# Integration

*Trapezoid Rule*

To find the area under a curve we can generate a sequence of trapezoids that follow the rules of the curve (i.e., the data generating function for the curve) along the \(x\)-axis and then add all of the trapezoids together. To create a trapezoid we use the following equation:

let \(w\) equal the width of the trapezoid (along the \(x\)-axis), then

- Area = (\(w/2\) * \(f(x_i)\)) + \(f(x_i+1)\)

for a single trapezoid. That procedure then iterates across our entire \(x\)-axis and adds all of the components together.

Here is an example function: \(f(x) = 8 + cos(x^3)\) and we will evaluate it over the interval [1, 10]. First, a plot of the curve itself.

```
x <- seq(from = 1, to = 10, by = 1)
f_x <- 8 + cos(x^3)
# Plot
library(ggplot2)
ex_plot <- data.frame(
"x" = c(x),
"y" = c(f_x)
)
g_plot <- ggplot(ex_plot, aes(x = x, y = y)) +
geom_point() +
geom_smooth(se = F, span = 0.2) +
scale_x_continuous(breaks = c(1:10))
g_plot
```

The trapezoid algorithm:

```
# Parameters = the function, x-axis beginning, x-axis end, the number of trapezoids to create
trapezoid_rule <- function(fx, start, end, num_traps){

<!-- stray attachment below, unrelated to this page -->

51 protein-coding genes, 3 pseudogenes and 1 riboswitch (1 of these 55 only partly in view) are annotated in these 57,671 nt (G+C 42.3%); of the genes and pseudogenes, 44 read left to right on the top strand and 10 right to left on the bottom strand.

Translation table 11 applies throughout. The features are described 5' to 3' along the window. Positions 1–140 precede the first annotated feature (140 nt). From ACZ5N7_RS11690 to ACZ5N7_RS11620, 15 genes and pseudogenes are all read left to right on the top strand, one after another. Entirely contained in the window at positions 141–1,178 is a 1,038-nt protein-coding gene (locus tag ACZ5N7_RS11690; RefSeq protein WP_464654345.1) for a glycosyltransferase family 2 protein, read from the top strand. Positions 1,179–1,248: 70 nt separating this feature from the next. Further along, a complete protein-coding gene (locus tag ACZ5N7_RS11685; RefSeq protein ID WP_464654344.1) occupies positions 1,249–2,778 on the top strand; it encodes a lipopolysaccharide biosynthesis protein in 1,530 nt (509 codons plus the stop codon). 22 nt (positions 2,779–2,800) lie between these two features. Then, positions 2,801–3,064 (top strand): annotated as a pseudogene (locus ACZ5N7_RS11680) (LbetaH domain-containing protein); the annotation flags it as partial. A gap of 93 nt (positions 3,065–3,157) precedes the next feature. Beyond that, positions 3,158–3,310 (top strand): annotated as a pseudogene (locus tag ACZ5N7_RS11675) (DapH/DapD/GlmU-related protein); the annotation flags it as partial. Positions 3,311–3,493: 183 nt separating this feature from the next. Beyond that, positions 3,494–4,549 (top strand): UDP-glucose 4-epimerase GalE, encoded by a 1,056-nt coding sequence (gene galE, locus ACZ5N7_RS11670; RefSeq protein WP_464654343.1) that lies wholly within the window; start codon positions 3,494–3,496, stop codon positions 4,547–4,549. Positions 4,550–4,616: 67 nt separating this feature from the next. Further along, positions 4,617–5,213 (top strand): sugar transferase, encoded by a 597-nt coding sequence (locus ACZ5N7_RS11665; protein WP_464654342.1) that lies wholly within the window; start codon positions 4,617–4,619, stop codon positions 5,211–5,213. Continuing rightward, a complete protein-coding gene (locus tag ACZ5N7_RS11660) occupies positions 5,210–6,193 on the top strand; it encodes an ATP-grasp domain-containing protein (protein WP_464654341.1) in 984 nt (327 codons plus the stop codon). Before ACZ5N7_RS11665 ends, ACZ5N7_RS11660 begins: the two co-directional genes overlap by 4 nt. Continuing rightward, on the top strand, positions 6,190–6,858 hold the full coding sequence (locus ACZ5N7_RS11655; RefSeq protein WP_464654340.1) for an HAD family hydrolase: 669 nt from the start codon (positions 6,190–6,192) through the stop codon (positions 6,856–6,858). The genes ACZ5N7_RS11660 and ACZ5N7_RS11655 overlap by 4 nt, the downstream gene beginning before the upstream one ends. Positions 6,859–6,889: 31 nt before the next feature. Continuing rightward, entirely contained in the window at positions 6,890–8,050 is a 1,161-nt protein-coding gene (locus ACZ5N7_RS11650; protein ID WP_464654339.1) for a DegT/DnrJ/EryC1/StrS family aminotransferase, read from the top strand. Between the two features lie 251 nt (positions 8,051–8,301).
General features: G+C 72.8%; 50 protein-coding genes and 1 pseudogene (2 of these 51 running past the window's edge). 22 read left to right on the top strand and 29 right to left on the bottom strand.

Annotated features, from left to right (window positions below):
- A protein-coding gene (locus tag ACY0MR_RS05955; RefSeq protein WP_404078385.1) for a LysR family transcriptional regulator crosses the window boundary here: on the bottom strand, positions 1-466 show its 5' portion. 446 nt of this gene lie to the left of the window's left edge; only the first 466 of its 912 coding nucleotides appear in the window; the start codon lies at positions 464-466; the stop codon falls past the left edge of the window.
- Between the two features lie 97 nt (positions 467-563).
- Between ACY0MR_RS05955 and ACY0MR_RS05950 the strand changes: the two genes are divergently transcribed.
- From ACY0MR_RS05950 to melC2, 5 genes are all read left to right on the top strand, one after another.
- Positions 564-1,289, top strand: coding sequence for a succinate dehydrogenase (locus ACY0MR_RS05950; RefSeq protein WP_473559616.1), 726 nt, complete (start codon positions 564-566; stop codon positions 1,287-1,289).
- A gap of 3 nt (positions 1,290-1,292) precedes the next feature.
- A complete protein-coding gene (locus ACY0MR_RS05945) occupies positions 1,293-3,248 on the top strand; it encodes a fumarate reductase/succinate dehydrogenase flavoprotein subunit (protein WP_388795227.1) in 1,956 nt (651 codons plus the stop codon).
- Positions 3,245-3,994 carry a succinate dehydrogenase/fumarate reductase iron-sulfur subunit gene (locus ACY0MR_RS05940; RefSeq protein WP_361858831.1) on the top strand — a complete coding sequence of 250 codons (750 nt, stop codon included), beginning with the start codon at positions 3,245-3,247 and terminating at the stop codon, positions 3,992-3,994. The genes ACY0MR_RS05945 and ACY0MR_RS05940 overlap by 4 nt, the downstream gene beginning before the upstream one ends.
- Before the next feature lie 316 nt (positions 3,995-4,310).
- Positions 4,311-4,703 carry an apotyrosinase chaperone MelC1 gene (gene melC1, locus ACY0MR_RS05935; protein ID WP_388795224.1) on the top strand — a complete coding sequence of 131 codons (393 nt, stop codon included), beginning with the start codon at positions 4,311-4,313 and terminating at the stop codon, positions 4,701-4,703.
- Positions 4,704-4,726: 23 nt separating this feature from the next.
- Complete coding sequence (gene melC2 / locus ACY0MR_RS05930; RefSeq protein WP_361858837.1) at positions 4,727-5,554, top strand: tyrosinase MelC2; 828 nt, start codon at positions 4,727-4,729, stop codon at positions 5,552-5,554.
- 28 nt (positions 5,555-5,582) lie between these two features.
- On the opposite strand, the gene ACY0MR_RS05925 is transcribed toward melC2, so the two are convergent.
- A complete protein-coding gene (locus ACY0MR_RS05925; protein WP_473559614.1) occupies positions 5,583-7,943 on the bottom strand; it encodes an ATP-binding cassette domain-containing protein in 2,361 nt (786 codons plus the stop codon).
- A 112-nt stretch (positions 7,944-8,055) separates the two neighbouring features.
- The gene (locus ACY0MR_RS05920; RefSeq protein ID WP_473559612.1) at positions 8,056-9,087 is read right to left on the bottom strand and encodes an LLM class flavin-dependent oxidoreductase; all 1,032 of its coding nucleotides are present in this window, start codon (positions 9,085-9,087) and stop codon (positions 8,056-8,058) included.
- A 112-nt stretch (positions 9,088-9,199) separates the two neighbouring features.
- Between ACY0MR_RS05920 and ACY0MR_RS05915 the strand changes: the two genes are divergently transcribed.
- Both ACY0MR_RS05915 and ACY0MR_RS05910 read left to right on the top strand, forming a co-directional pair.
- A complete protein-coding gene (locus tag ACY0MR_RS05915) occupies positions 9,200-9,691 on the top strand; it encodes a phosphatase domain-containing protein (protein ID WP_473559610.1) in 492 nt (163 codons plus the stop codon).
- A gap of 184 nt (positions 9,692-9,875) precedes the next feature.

# The width of each trapezoid
w <- (end - start) / num_traps
# the x-axis to evaluate our function along
x_axis <- seq(from = start, to = end, by = w)
# the y axis: apply the function (fx) to each value of our x-axis
y_axis <- sapply(x_axis, fx)
# The trapezoid rule: find the area of each trapezoid and then add them together
trap_total <- w * ( (y_axis[1] / 2) + sum(y_axis[2:num_traps]) + (y_axis[num_traps + 1] / 2) )
return(trap_total)
}
```

Now we can evaluate our function (\(f(x) = 8 + cos(x^3)\)) with our trapezoid algorithm to find the area under its curve.

Using only 3 trapezoids:

```
eval_function <- function(x){
8 + cos(x^3)
}
trapezoid_rule(eval_function, 1, 10, 3)
```

`## [1] 72.29808`

Using 10 trapezoids:

`trapezoid_rule(eval_function, 1, 10, 10)`

`## [1] 72.84693`

Using 50000 trapezoids:

`trapezoid_rule(eval_function, 1, 10, 50000)`

`## [1] 71.84439`

# Optimization

*The Golden-Section Method*

Newton’s methods are great for finding local maxima or minima, but they also require knowing the derivative of whatever function we are evaluating. The goldent section method does not, and works in the following way:

Define three points along the x-axis: left (\(l\)), right (\(r\)), and middle (\(m\))

Choose one of the following sections along the \(x\)-axis according to which is larger:

middle to right (section “right”)

middle to left (section “left”)

Choose a point on the \(x\)-axis within section “right” according to the ‘golden rule’ (for our purposes the specifics of the golden rule are not important)

Apply our function to \(y\) and \(m\)

If \(f(y)\) > \(f(m)\), then \(l\) becomes \(m\) and \(m\) becomes \(y\)

Else \(r\) becomes \(y\)

Choose a point on the \(x\)-axis within section “left” according to the ‘golden rule’ (for our purposes the specifics of the golden rule are not important)

Apply our function to \(y\) and \(m\)